Nets: Revisiting the Iconic 2003 NBA Finals Game 2 Win in San Antonio

The Nets came to national prominence when they took down the Spurs in Game 2 of the 2003 NBA Finals.

The San Antonio Spurs were the class of the NBA in 2003. The Nets? Well, they were just the team that traipsed through the watered-down East, as far as the rest of the country was concerned. Good for them.

Game 1 of the ’03 Finals went accordingly for those who believed that narrative — Tim Duncan put up 32 and 20, and San Antonio won 101-89. Ho, hum.

Then, Game 2 on the road happened.

With 10:25 left in the fourth, a J-Kidd triple put the Nets up a remarkable 72-61. Of course, then the Spurs locked in with their championship mentality (of course, they’d won in ’99) and began to exert their home court advantage.

With 3:58 left, the lead was five again following a Kenyon Martin lay-up and two missed free throws from Duncan, seemingly giving the Nets a chance to put the game away. Didn’t happen; two-pointers from David Robinson and Tony Parker, coupled with a Richard Jefferson turnover, made it Spurs ball, 80-79 game, 1:32 left. That’s when Duncan…turned the ball right back over.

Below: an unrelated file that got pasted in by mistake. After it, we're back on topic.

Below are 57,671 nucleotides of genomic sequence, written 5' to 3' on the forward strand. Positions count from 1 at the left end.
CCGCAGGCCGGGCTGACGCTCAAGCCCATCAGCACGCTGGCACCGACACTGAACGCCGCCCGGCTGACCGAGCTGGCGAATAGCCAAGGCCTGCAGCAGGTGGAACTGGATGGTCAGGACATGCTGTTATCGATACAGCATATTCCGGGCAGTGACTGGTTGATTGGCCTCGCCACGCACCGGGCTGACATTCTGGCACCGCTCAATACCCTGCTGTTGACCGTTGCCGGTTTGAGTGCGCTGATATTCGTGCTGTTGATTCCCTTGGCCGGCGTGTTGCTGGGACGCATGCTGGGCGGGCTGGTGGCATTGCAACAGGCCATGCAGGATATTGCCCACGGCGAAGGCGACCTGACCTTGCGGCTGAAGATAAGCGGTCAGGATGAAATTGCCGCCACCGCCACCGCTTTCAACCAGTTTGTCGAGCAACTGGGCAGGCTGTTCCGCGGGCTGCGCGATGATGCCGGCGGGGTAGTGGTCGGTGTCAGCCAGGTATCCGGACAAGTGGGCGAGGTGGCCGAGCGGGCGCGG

Without that key sequence, Stephen Jackson’s three with 10 seconds left would’ve been a death knell. Instead, it cut the Nets’ lead to one, a Kidd free throw made it two once more, and a final Jackson miracle went for naught. 87-85, cementing the ultimate Nets escape.

Of course, it wouldn’t be enough to take the series, but to this day, it’s likely the franchise’s most enduring Finals memory. They haven’t made it back since, and most of the team’s iconic players toiled rather than arriving again on the big stage.

In fact, it took Richard Jefferson over a decade to get back, occupying an entirely different body.

Championship hopes will certainly linger around the current iteration of the Nets once Kevin Durant and Kyrie Irving return healthy. But no matter how they perform in the regular season, these 2003 Nets should serve as a reminder to the world — with the right star power in place, an inferior conference’s representative can give anyone a scare.

 

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